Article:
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1Showing or feeling active opposition or hostility towards someone or something.‘he was antagonistic to the government's reforms’‘an antagonistic group of bystanders’
hostile, opposed, inimical, antipathetic, unsympathetic, ill-disposed, resistant, aversehostile, aggressive, belligerent, bellicose, pugnacious, combative, contentious, truculent, confrontational, quarrelsome, argumentativeView synonyms
- ‘Greek city-states were fiercely independent and often profoundly antagonistic to their immediate Greek neighbours.’
- ‘The ceremony at the square was watched by more than three thousand people, including many who had been so antagonistic to him.’
- ‘In the future we might have a Government that is pretty antagonistic to the aid community, and is running some rather strange foreign policy agendas.’
- ‘I have often wondered why so many theologians are keen on the very writers who are most overtly antagonistic to Christianity.’
- ‘Would any of the societies be antagonistic to each other?’
- ‘Nor are most Australians of Irish descent (partial or complete) antagonistic to Britain.’
- ‘Some students have trouble coping with friends or family members who are antagonistic to their teaching aspirations.’
- ‘It is no longer possible for any section of the global population to cling to a system of thinking that is uncompromisingly antagonistic to the thinking of others.’
- ‘It recognizes that politics must have an underlying morality to it, but it is antagonistic to traditional morality.’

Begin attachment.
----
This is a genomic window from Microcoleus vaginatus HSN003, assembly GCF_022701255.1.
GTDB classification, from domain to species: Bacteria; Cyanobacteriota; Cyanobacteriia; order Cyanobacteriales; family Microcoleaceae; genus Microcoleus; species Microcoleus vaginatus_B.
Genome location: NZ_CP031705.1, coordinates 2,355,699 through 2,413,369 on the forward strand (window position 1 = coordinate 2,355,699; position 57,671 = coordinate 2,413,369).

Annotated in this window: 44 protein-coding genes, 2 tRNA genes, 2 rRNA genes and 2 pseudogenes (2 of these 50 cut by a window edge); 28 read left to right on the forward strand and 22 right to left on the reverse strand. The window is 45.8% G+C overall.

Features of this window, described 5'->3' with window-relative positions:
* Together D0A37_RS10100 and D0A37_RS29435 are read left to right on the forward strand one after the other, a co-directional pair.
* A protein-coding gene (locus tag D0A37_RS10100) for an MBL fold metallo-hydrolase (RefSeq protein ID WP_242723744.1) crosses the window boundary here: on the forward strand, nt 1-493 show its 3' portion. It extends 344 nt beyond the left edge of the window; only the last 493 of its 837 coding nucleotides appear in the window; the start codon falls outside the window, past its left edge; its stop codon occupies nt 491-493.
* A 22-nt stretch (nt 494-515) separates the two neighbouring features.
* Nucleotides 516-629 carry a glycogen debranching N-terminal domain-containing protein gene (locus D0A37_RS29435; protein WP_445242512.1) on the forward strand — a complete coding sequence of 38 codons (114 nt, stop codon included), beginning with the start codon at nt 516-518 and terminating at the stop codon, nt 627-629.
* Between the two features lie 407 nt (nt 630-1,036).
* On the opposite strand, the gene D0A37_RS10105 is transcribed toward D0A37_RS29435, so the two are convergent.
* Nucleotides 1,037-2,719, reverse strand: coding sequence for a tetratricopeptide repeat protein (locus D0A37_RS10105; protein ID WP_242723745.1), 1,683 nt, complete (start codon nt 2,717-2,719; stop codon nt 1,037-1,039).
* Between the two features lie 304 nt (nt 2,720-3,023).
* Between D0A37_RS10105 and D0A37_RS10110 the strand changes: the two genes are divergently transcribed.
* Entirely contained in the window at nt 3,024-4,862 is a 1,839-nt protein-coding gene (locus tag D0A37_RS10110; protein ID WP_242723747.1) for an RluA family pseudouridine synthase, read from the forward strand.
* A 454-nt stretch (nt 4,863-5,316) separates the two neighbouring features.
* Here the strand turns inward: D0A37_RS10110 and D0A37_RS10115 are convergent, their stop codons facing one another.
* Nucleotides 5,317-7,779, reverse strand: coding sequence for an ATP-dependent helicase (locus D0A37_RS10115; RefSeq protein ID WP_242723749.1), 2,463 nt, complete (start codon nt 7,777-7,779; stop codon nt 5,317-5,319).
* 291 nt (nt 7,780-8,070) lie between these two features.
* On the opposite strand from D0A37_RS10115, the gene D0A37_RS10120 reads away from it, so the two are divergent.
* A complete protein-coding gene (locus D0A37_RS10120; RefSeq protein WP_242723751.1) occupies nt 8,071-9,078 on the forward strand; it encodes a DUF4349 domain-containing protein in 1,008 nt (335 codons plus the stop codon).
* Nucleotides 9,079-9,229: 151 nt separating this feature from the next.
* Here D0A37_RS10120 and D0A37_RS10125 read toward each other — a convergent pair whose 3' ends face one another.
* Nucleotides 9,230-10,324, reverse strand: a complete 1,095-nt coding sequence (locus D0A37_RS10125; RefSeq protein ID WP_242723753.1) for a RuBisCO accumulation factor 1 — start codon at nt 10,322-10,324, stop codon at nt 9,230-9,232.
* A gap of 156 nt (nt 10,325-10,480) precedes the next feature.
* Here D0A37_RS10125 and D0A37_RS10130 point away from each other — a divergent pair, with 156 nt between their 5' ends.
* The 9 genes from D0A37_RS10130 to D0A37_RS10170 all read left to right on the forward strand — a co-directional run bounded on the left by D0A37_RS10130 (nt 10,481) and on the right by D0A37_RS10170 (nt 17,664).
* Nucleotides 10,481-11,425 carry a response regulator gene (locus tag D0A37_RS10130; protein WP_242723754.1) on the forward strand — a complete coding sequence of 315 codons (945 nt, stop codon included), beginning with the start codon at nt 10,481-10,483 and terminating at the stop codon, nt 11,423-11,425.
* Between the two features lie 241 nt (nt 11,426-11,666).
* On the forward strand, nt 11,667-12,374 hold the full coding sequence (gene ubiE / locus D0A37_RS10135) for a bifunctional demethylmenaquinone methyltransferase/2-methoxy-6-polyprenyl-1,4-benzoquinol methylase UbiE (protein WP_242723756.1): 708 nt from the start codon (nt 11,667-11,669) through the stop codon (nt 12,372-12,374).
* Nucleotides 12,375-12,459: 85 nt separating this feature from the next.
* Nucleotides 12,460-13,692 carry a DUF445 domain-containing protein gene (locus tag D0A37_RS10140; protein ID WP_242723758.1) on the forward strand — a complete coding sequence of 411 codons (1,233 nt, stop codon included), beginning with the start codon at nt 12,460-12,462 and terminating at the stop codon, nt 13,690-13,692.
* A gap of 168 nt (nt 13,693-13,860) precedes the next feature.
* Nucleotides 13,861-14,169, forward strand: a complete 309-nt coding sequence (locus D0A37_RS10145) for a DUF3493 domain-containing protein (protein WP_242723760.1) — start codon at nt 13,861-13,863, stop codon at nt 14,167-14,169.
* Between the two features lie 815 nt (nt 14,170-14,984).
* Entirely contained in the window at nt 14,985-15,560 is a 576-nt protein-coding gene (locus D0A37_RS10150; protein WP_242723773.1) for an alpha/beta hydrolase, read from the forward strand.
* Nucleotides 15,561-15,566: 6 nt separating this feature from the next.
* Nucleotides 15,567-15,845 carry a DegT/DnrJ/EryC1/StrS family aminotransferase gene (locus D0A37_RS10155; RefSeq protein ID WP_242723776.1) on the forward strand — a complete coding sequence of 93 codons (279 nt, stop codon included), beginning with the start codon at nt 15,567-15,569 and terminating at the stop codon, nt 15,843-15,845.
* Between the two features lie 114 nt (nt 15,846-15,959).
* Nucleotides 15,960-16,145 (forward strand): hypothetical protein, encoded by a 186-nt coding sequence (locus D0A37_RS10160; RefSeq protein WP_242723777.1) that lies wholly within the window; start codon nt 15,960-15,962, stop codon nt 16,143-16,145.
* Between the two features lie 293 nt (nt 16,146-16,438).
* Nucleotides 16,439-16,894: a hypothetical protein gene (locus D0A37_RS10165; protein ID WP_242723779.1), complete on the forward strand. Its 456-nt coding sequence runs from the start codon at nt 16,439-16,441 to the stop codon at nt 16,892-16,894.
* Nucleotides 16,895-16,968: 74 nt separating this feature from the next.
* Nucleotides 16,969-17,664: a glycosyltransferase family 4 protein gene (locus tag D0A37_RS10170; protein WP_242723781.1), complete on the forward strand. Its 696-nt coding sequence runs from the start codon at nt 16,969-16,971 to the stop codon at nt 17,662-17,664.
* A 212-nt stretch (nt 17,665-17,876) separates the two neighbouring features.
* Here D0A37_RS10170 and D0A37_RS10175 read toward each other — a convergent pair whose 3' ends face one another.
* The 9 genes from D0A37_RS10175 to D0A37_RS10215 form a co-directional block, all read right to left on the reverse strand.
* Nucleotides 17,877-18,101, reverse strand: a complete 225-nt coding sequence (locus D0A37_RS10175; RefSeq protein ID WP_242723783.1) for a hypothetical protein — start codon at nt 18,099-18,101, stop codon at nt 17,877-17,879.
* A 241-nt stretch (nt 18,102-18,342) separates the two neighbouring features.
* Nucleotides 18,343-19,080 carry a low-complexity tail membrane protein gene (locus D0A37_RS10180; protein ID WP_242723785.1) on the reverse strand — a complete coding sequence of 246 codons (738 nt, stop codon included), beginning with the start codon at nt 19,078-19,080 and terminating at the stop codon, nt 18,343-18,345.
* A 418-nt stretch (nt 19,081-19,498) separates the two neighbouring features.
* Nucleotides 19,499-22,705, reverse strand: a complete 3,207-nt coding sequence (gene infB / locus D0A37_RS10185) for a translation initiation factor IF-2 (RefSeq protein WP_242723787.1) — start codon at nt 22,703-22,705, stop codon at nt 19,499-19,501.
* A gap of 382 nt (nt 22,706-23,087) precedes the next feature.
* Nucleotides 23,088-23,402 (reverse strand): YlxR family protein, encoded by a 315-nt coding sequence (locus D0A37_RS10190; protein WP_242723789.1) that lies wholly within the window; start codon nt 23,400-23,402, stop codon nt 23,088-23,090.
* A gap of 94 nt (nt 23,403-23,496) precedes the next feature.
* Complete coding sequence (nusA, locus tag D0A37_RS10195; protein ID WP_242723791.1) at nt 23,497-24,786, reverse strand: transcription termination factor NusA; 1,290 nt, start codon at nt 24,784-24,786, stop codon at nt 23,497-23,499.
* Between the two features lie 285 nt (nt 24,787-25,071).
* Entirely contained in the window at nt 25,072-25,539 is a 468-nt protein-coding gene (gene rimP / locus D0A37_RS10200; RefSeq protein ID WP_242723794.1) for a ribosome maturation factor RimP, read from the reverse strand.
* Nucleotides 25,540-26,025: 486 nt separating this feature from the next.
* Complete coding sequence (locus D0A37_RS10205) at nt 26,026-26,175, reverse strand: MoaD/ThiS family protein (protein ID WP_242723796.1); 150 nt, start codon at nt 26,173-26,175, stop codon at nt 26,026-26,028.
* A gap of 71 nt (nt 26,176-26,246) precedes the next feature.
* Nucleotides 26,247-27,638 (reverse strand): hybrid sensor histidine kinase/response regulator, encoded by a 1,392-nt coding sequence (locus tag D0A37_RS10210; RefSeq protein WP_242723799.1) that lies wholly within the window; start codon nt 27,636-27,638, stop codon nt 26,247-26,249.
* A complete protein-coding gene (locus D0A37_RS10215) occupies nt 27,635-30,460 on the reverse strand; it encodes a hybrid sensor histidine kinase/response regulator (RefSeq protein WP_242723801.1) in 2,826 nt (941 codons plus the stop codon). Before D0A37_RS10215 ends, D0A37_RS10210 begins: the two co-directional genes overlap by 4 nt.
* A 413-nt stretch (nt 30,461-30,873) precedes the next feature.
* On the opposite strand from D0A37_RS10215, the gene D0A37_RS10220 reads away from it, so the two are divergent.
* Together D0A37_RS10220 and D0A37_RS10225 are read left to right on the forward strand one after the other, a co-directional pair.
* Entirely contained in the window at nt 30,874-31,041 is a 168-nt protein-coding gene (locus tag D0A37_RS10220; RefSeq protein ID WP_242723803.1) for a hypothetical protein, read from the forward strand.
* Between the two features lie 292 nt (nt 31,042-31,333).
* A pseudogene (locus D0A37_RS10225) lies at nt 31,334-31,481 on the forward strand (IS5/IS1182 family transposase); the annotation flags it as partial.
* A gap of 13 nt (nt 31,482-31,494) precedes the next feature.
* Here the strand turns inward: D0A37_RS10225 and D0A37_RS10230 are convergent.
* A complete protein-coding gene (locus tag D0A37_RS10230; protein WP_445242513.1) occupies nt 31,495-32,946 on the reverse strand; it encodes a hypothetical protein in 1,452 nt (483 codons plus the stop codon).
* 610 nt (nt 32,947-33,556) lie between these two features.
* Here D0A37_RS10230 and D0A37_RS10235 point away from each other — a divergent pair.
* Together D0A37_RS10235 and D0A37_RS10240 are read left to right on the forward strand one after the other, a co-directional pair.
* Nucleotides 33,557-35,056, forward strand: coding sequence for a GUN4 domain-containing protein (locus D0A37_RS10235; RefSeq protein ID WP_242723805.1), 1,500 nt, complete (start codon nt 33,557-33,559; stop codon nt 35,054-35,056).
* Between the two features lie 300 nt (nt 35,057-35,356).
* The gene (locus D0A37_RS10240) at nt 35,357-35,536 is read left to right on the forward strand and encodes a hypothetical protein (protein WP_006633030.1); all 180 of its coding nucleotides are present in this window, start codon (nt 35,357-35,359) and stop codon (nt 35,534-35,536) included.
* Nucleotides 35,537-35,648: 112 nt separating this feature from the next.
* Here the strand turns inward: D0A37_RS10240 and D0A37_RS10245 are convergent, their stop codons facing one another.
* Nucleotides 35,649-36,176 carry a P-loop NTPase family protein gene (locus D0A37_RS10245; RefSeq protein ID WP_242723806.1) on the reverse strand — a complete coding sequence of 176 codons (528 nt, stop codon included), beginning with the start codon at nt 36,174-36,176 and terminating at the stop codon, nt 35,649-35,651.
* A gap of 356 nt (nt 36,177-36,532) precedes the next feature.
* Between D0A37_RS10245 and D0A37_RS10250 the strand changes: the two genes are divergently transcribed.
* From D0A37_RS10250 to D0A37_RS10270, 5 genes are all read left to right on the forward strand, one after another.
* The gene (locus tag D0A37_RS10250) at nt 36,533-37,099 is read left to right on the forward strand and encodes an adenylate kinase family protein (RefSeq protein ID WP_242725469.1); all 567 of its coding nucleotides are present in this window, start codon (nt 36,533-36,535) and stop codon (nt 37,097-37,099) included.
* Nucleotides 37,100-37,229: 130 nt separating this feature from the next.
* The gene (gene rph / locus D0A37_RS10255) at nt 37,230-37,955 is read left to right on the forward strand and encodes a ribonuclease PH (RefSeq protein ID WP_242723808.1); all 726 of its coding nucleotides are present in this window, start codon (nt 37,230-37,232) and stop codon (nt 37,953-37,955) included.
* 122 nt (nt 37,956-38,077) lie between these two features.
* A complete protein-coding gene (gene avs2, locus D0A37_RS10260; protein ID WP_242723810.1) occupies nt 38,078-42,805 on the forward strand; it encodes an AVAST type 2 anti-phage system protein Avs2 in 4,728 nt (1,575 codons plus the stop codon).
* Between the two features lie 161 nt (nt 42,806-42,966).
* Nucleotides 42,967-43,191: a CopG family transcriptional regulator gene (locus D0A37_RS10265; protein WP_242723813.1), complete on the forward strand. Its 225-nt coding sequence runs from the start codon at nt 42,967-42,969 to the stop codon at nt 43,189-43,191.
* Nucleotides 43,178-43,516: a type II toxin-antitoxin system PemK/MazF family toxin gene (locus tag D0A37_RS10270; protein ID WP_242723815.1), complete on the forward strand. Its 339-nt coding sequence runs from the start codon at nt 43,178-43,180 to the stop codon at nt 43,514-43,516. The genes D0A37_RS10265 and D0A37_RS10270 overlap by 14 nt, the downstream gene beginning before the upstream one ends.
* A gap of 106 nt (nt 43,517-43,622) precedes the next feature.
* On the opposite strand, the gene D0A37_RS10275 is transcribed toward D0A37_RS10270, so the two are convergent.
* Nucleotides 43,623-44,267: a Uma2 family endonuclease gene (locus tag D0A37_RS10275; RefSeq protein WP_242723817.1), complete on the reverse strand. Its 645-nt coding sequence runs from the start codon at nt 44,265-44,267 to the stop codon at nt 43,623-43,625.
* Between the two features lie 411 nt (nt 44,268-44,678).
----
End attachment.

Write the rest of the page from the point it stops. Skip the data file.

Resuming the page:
- ‘The commission on men may well die on the vine from being stacked with members who are antagonistic to, or ignorant of, men's issues.’
- ‘These two communities are often antagonistic to each other, and I think that may be because they do not understand each other.’
- ‘The capitalist profit motive is antagonistic to public health, preferring to treat illness rather than preventing it.’
- ‘It is deeply rooted in place and profoundly antagonistic to market values.’
- ‘But in Britain and the US many people feel ambivalent or antagonistic towards the mainstream popular resistance.’
- ‘I am left wondering what moves people to be so antagonistic to two beautiful and harmless wild creatures.’
- ‘I was disappointed that our elected representative was so antagonistic to councillors who were working hard to resolve the dispute.’
- ‘Although antagonistic to this cultural heritage, their critiques can themselves be said to assume a national frame.’
- ‘Their attitudes concerning poetry and its function in life are different, sometimes even antagonistic to one another.’
- ‘Lutheranism developed in two different directions, somewhat antagonistic to one another.’
- ‘He was rude and antagonistic to my friends, kept picking arguments and was often deliberately provocative, manipulating people into tense arguments.’
Relating to an antagonist or its action.
- ‘Furthermore, an antagonistic effect of added amino acids, such as glutamine, on sucrose-induced GS expression was observed.’
- ‘It has both agonistic actions and weak opioid antagonistic activity.’
- ‘Such an antagonistic effect of UVA could potentially explain much of the controversy.’
- ‘This is compatible with a genuine antagonistic action of the drugs during their gradual diffusion and washout.’
- ‘The arms are an important means of defence of our vulnerable points, including the head, chest, and abdomen, as well as of antagonistic connections to others.’
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